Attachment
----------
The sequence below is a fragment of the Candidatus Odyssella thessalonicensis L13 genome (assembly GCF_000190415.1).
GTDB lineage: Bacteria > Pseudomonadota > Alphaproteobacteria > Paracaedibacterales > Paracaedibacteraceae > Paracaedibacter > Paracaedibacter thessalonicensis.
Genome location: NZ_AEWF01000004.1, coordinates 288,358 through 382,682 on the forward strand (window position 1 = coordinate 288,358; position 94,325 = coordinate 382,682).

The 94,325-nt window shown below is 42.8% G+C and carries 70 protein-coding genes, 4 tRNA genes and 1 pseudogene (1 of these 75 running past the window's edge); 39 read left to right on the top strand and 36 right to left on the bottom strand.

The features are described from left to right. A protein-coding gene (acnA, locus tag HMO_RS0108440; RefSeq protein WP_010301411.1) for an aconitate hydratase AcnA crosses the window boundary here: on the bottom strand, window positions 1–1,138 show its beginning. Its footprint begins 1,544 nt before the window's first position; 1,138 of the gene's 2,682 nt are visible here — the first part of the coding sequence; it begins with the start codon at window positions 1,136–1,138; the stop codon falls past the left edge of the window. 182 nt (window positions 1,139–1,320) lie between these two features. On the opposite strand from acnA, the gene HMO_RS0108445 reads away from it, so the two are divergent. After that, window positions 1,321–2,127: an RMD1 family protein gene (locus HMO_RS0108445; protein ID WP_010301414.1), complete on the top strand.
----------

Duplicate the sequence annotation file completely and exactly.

The sequence below is a fragment of the Candidatus Odyssella thessalonicensis L13 genome (assembly GCF_000190415.1).
GTDB lineage: Bacteria > Pseudomonadota > Alphaproteobacteria > Paracaedibacterales > Paracaedibacteraceae > Paracaedibacter > Paracaedibacter thessalonicensis.
Genome location: NZ_AEWF01000004.1, coordinates 288,358 through 382,682 on the forward strand (window position 1 = coordinate 288,358; position 94,325 = coordinate 382,682).

The 94,325-nt window shown below is 42.8% G+C and carries 70 protein-coding genes, 4 tRNA genes and 1 pseudogene (1 of these 75 running past the window's edge); 39 read left to right on the top strand and 36 right to left on the bottom strand.

The features are described from left to right. A protein-coding gene (acnA, locus tag HMO_RS0108440; RefSeq protein WP_010301411.1) for an aconitate hydratase AcnA crosses the window boundary here: on the bottom strand, window positions 1–1,138 show its beginning. Its footprint begins 1,544 nt before the window's first position; 1,138 of the gene's 2,682 nt are visible here — the first part of the coding sequence; it begins with the start codon at window positions 1,136–1,138; the stop codon falls past the left edge of the window. 182 nt (window positions 1,139–1,320) lie between these two features. On the opposite strand from acnA, the gene HMO_RS0108445 reads away from it, so the two are divergent. After that, window positions 1,321–2,127: an RMD1 family protein gene (locus HMO_RS0108445; protein ID WP_010301414.1), complete on the top strand.